But, this case is really an anomaly in that because we are confronted with a punitive measure against a court that did not act to the harm or determent of any party, intended no harm, and wished no harm to any party, but because it had a rule that was generally accepted to be valid throughout the country, at the time of the Bates decision in 1977, a three-judge panel has found that attorney's fees that could amount to $120,000 should be assessed against the Virginia Supreme Court and against our Chief Justice.

William H. Rehnquist:

Did you concede, General Coleman, that the Supreme Court of Virginia is a person under 1983?

Marshall Coleman:

No.

We urged the-- below the question of a judicial immunity and we--

William H. Rehnquist:

I'm not talking about judicial immunity.

I thought that immunity was a defense that one raised.

I think, in order to have a lawsuit under 1983, you have to show that the person you are suing is a person for purposes of 1983 as defined by Congress under Monell and related cases.

Marshall Coleman:

Well, during the course of this litigation, which was quite protracted, there was, and I think in the record there is a proposed order that could give rise to the thought that there was a concession on that point.

But, during the case as it went forward, the state always took the position that it could not be -- the attorney's fees could not be assessed against.

They would like to settle the question and it was a matter that was of great moment and ought to be resolved by the federal courts, but --

Warren E. Burger:

Is there any connection between Mr. Justice Rehnquist's question, the subject he's bringing up, and the fact that the party named was -- the named parties are the Supreme Court, presumably as an entity, and Lawrence I'Anson, the Chief Justice?

Marshall Coleman:

Well, they were named, as was the state bar, and --

Warren E. Burger:

Clearly, he is a person.

He --

Marshall Coleman:

That's right.

The fees, of course, against him were in his official capacity, but he is a person.

Now, it's our position here that no one was harmed after Bates came down and I think it's a clear rule of this Court that when a rule or law is declared unconstitutional, then it has no force or effect, that it is not necessary for any party to take any action and I think it's, in fact, recent doctrine that if the court should change that rule and reverse Bates, for example, that that law could come back into effect.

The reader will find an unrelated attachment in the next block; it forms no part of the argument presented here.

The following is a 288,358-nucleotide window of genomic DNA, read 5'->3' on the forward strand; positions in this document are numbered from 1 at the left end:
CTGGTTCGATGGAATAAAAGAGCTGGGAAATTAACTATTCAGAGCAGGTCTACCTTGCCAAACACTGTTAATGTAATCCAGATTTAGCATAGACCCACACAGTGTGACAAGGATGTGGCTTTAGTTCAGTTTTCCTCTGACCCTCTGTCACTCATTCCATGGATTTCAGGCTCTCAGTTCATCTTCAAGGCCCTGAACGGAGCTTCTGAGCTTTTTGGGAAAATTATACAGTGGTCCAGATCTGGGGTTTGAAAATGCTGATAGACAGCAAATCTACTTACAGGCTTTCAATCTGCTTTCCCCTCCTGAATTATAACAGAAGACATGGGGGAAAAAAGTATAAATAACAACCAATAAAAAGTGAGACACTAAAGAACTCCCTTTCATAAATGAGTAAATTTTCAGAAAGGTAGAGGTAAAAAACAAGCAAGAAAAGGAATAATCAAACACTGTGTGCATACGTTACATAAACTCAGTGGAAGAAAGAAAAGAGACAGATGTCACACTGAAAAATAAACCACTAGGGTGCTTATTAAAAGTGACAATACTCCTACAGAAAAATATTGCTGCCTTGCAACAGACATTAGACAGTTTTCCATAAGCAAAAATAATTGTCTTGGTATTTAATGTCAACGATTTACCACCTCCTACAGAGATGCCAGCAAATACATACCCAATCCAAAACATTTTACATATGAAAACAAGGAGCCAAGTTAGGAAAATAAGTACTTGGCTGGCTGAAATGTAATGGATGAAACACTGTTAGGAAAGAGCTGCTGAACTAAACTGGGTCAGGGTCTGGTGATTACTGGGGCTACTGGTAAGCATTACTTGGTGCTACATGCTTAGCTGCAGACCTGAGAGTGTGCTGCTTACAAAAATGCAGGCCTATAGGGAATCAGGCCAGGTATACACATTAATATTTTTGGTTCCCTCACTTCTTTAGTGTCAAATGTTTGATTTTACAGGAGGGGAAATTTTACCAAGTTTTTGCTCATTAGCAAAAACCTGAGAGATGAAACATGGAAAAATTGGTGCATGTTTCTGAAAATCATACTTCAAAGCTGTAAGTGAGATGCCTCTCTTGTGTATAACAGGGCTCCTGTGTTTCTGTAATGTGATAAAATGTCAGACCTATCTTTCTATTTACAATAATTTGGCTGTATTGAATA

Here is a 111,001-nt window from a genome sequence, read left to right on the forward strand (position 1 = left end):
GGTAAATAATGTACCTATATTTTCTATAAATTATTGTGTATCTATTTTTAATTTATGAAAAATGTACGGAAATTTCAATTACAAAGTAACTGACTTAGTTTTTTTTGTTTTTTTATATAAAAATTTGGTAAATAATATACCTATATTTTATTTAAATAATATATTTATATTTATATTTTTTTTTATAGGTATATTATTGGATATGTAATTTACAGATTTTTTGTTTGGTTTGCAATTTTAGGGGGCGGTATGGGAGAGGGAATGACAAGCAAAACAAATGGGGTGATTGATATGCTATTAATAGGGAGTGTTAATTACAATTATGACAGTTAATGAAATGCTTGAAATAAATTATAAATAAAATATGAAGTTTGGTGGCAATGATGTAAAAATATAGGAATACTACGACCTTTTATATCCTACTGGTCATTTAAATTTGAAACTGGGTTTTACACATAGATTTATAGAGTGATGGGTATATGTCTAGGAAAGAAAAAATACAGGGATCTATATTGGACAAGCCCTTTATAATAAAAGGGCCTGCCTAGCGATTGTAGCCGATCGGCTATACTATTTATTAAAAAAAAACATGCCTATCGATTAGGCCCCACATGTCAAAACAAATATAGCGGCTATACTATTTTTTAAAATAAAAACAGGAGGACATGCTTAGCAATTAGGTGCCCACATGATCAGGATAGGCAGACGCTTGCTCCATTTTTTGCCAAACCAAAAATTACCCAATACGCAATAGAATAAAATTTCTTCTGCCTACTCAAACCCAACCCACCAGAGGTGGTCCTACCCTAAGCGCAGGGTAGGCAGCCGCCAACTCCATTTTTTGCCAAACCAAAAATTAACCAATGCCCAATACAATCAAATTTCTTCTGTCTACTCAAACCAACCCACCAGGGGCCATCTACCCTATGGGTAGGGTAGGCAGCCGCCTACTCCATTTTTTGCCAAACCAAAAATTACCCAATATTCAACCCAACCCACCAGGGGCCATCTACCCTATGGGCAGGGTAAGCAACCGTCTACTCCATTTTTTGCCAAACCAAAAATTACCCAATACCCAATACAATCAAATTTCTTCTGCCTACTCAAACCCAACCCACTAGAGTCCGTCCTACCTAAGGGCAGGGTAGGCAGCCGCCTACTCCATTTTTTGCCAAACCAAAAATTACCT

But, there is no evidence in the record or any suggestion that the court or any officer of the court at any time sought to violate Bates or sought to enforce the rule.

They clearly did not.

What we tried to present to the court, and it refused to hear it below, was that the machinery was going forward through the offices of the state bar to amend and change the rule consistent with Bates.

That's not a matter that's free of difficulty, I might add and, after I took office, I issued an Attorney General's opinion for the bar which was published and promulgated to all lawyers saying what the impact of Bates was on the rule.

But, there was never any question involved in this case of our Supreme Court not acknowledging supremacy of this Court or ever trying to enforce a rule that was in violation of Bates, but the court below seemed to believe that because our Supreme Court did not, with greater haste, changed the rule subsequent to Bates, that these Attorney's fees should properly be assessed under 1988.

And, it is our position that, with today's practice, that the awarding of attorney's fees against a court or against the chief justice has an inhibiting effect that is just as severe as damages.

Certainly, if the court has to stand, when it is acting as a court in its judicial functions, against the dread of having attorney's fees assessed against it.